Overall, there's a lot to like about this team. As of right now I think Missouri is better, but that can change over the course of the season. I expect to see the Gators in the NCAA tournament and they have the talent to compete for a final four spot.
I think the first team that PodKATT said #SECBasketballFever about was this Georgia team after they lost the second game of the season against the Penguins of Youngstown State. In Mark Fox's fourth year, the Bulldogs look like one of the worst teams in the SEC. At the beginning of the year, the Bulldogs were pesky and nearly upset both Indiana and UCLA. Both games were closer than the final scores. However, since losing those two games in the Legends Classic, the Dawgs were only able to win 5 of 8, and none of them are resume building wins.
Kentavious Caldwell-Pope will get attention from a lot of media members and coaches this year because of the big numbers that he is putting up, but like Auburn's Frankie Sullivan, he's carrying the team. The stat line of 17 points and 7 rebounds is impressive, but there's a lot of players that do that. Unfortunately, there's not enough scoring punch from any other players to give him the chance to actually win some games.
As high as I was on Auburn, I'm low on Georgia. Caldwell-Pope is very talented, but I don't see anyway that he's going to efficiently score his 17 a game in the SEC. He might maintain the average, but he will do so with a low shooting percentage and a high usage rate. I don't see a postseason bid in the future for the Georgia Bulldogs.
The defending national championship Kentucky Wildcats are another somewhat disappointing SEC team. After starting off the season with a hard fought win over the Maryland Terrapins, the Wildcats weren't able to score a quality win over any other team on their schedule, and even lost their first home game under John Calipari. None of their losses are bad and that will likely remain true this entire season. Unfortunately, like other teams, they don't have many opportunities to get that marquee win.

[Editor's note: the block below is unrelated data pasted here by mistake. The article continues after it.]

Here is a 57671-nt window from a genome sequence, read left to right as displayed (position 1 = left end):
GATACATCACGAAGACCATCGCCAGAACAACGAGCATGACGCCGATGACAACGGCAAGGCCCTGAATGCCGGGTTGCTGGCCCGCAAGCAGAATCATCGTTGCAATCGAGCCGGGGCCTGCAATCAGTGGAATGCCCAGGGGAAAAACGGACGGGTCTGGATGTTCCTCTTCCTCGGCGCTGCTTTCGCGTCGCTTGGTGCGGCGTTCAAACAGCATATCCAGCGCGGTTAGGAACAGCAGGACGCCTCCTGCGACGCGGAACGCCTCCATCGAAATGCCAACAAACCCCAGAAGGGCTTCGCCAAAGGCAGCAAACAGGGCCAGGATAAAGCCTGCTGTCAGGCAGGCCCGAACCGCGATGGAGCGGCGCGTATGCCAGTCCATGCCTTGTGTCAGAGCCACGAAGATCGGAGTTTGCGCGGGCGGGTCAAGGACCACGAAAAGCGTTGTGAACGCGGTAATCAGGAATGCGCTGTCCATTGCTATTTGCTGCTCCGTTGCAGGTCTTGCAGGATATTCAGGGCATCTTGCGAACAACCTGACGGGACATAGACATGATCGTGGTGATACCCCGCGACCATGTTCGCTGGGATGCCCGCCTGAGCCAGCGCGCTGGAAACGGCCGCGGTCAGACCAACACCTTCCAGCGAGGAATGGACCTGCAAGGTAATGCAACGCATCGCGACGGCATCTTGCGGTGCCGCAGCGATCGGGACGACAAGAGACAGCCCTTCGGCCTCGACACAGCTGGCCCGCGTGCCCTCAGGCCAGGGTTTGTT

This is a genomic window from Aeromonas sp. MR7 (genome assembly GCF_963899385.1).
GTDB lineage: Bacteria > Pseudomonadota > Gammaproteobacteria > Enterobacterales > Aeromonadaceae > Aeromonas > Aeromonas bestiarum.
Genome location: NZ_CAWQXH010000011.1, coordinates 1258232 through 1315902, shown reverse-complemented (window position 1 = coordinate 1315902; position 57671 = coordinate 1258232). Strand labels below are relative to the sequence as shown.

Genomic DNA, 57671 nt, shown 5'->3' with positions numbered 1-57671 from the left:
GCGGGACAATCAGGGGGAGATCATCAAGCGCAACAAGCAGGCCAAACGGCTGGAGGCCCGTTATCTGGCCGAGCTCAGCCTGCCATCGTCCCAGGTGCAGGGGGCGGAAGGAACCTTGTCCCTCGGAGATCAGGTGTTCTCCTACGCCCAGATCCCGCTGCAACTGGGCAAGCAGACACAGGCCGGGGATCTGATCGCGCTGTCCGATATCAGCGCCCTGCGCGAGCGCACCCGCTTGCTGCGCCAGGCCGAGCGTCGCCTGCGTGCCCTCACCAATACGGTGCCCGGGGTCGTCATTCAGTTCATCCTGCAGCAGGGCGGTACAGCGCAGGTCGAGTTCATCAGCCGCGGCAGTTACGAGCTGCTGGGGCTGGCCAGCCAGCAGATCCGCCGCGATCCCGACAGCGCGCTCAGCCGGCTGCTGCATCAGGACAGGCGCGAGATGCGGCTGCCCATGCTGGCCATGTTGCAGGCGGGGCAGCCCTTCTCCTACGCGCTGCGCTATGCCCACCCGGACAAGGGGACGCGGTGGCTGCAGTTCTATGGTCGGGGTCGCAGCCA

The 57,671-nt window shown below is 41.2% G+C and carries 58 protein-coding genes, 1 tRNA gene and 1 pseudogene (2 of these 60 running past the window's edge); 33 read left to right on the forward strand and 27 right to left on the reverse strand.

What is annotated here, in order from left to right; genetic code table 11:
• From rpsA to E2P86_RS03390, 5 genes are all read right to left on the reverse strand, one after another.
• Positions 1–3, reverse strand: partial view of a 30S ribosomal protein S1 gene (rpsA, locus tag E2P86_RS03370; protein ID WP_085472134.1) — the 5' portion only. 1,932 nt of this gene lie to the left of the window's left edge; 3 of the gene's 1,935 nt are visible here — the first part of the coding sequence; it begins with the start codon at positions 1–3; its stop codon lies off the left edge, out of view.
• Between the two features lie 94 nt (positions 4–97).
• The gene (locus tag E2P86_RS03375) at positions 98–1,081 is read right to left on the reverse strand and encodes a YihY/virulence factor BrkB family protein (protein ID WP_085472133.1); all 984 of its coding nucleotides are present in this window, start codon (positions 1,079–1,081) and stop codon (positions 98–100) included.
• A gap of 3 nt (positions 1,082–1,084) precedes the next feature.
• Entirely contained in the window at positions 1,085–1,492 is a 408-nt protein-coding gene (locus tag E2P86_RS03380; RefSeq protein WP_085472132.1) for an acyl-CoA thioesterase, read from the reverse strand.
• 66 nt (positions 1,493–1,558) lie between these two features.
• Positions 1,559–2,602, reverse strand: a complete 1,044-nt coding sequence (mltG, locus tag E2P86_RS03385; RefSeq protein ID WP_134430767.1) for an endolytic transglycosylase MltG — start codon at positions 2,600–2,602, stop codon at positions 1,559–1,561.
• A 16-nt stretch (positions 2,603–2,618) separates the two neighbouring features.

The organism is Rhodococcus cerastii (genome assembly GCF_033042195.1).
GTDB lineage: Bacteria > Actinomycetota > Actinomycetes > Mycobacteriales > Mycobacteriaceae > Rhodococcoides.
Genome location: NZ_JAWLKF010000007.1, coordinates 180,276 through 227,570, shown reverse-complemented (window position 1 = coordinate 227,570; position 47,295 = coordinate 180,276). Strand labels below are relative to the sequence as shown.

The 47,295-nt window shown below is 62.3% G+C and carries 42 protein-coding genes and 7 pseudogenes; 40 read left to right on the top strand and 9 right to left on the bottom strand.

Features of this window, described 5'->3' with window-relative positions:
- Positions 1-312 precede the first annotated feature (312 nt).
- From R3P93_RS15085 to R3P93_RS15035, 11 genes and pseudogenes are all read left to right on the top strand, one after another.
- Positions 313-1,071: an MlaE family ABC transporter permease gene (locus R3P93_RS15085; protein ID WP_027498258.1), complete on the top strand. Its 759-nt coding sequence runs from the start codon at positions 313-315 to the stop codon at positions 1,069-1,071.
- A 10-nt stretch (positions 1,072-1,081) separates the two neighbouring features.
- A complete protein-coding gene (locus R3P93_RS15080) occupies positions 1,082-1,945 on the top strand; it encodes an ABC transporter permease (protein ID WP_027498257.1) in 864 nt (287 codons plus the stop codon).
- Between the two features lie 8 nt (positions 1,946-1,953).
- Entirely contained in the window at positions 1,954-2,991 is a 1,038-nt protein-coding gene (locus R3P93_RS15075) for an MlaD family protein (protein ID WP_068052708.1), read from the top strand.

Number one recruit Nerlens Noel has settled into his role quite well, but comparing him to Anthony Davis is still foolish and incorrect. He's a good defensive player, but still quite raw on offense and that might not change this year. He's actually turned out to be an above average rebounder, which I think is surprising since usually blocks and rebounds are mutually exclusive. Archie Goodwin and Alex Poythress are both solid and should be NBA picks just like the rest of Calipari's recruits usually are. Ryan Harrow has also done a good job of settling into his role and should be OK as long as he listens to Calipari.
The raw talent is present in Lexington, but unlike most, I don't expect another deep NCAA run from the 'Cats. Most expected them to be elite this season, either now or "at the end", but I don't think a team can be drastically changed in such a short time. Progress has been made, and the Wildcats should be solidly in the field of 68 in March, but I think that they will fall short of expectations when the lights get brighter and the pressure builds.
Our LSU Tigers are in a group of teams that should probably be labeled "to be determined", along with Ole Miss, Arkansas, Texas A&M, and Tennessee. All of these teams have flawed non-conference schedules in one way or another, and all will be judged mostly based on what they do in SEC play. The Bayou Bengals were unable to score a marquee road win over Boise State or Marquette, but were able to avoid being upset by an inferior team. The schedule as a whole was light, and may or may not have prepared them for life in the SEC.